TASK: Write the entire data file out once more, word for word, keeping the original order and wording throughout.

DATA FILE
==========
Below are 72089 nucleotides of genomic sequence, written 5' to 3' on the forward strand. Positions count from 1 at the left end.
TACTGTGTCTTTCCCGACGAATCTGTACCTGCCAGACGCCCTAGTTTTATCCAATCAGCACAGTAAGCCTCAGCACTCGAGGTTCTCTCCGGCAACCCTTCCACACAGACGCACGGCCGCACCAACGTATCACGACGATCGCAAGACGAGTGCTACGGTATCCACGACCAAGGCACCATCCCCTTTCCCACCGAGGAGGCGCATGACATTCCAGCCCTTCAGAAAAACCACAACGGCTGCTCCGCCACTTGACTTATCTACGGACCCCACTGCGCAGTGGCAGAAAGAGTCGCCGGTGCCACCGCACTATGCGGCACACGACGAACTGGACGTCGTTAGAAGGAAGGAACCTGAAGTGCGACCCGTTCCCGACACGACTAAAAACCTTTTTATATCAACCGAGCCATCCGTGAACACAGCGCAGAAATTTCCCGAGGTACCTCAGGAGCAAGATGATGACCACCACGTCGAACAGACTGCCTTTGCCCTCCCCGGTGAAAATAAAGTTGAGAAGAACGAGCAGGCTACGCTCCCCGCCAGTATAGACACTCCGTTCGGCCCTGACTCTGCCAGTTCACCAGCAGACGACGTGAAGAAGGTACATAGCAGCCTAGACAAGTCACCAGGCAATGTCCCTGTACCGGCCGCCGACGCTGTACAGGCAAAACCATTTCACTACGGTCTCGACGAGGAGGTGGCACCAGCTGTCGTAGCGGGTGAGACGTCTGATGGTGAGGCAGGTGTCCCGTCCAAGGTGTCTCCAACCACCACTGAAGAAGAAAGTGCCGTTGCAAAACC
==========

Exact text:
Below are 72089 nucleotides of genomic sequence, written 5' to 3' on the forward strand. Positions count from 1 at the left end.
TACTGTGTCTTTCCCGACGAATCTGTACCTGCCAGACGCCCTAGTTTTATCCAATCAGCACAGTAAGCCTCAGCACTCGAGGTTCTCTCCGGCAACCCTTCCACACAGACGCACGGCCGCACCAACGTATCACGACGATCGCAAGACGAGTGCTACGGTATCCACGACCAAGGCACCATCCCCTTTCCCACCGAGGAGGCGCATGACATTCCAGCCCTTCAGAAAAACCACAACGGCTGCTCCGCCACTTGACTTATCTACGGACCCCACTGCGCAGTGGCAGAAAGAGTCGCCGGTGCCACCGCACTATGCGGCACACGACGAACTGGACGTCGTTAGAAGGAAGGAACCTGAAGTGCGACCCGTTCCCGACACGACTAAAAACCTTTTTATATCAACCGAGCCATCCGTGAACACAGCGCAGAAATTTCCCGAGGTACCTCAGGAGCAAGATGATGACCACCACGTCGAACAGACTGCCTTTGCCCTCCCCGGTGAAAATAAAGTTGAGAAGAACGAGCAGGCTACGCTCCCCGCCAGTATAGACACTCCGTTCGGCCCTGACTCTGCCAGTTCACCAGCAGACGACGTGAAGAAGGTACATAGCAGCCTAGACAAGTCACCAGGCAATGTCCCTGTACCGGCCGCCGACGCTGTACAGGCAAAACCATTTCACTACGGTCTCGACGAGGAGGTGGCACCAGCTGTCGTAGCGGGTGAGACGTCTGATGGTGAGGCAGGTGTCCCGTCCAAGGTGTCTCCAACCACCACTGAAGAAGAAAGTGCCGTTGCAAAACC